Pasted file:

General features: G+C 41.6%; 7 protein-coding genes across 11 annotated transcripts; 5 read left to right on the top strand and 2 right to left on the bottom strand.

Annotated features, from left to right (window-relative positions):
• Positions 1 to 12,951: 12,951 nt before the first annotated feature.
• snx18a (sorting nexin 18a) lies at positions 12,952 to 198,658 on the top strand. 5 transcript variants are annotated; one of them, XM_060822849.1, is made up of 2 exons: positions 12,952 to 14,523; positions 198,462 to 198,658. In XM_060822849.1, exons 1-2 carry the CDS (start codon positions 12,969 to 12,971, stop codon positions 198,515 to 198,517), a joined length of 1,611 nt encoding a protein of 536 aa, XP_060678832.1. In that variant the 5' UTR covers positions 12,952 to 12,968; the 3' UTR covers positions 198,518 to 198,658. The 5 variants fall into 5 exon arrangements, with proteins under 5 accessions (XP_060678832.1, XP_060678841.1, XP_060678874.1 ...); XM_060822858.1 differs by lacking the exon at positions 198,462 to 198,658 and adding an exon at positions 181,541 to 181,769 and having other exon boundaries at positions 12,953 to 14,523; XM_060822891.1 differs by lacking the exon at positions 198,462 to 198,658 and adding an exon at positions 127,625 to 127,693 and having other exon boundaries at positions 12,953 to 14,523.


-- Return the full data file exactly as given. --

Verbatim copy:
General features: G+C 41.6%; 7 protein-coding genes across 11 annotated transcripts; 5 read left to right on the top strand and 2 right to left on the bottom strand.

Annotated features, from left to right (window-relative positions):
• Positions 1 to 12,951: 12,951 nt before the first annotated feature.
• snx18a (sorting nexin 18a) lies at positions 12,952 to 198,658 on the top strand. 5 transcript variants are annotated; one of them, XM_060822849.1, is made up of 2 exons: positions 12,952 to 14,523; positions 198,462 to 198,658. In XM_060822849.1, exons 1-2 carry the CDS (start codon positions 12,969 to 12,971, stop codon positions 198,515 to 198,517), a joined length of 1,611 nt encoding a protein of 536 aa, XP_060678832.1. In that variant the 5' UTR covers positions 12,952 to 12,968; the 3' UTR covers positions 198,518 to 198,658. The 5 variants fall into 5 exon arrangements, with proteins under 5 accessions (XP_060678832.1, XP_060678841.1, XP_060678874.1 ...); XM_060822858.1 differs by lacking the exon at positions 198,462 to 198,658 and adding an exon at positions 181,541 to 181,769 and having other exon boundaries at positions 12,953 to 14,523; XM_060822891.1 differs by lacking the exon at positions 198,462 to 198,658 and adding an exon at positions 127,625 to 127,693 and having other exon boundaries at positions 12,953 to 14,523.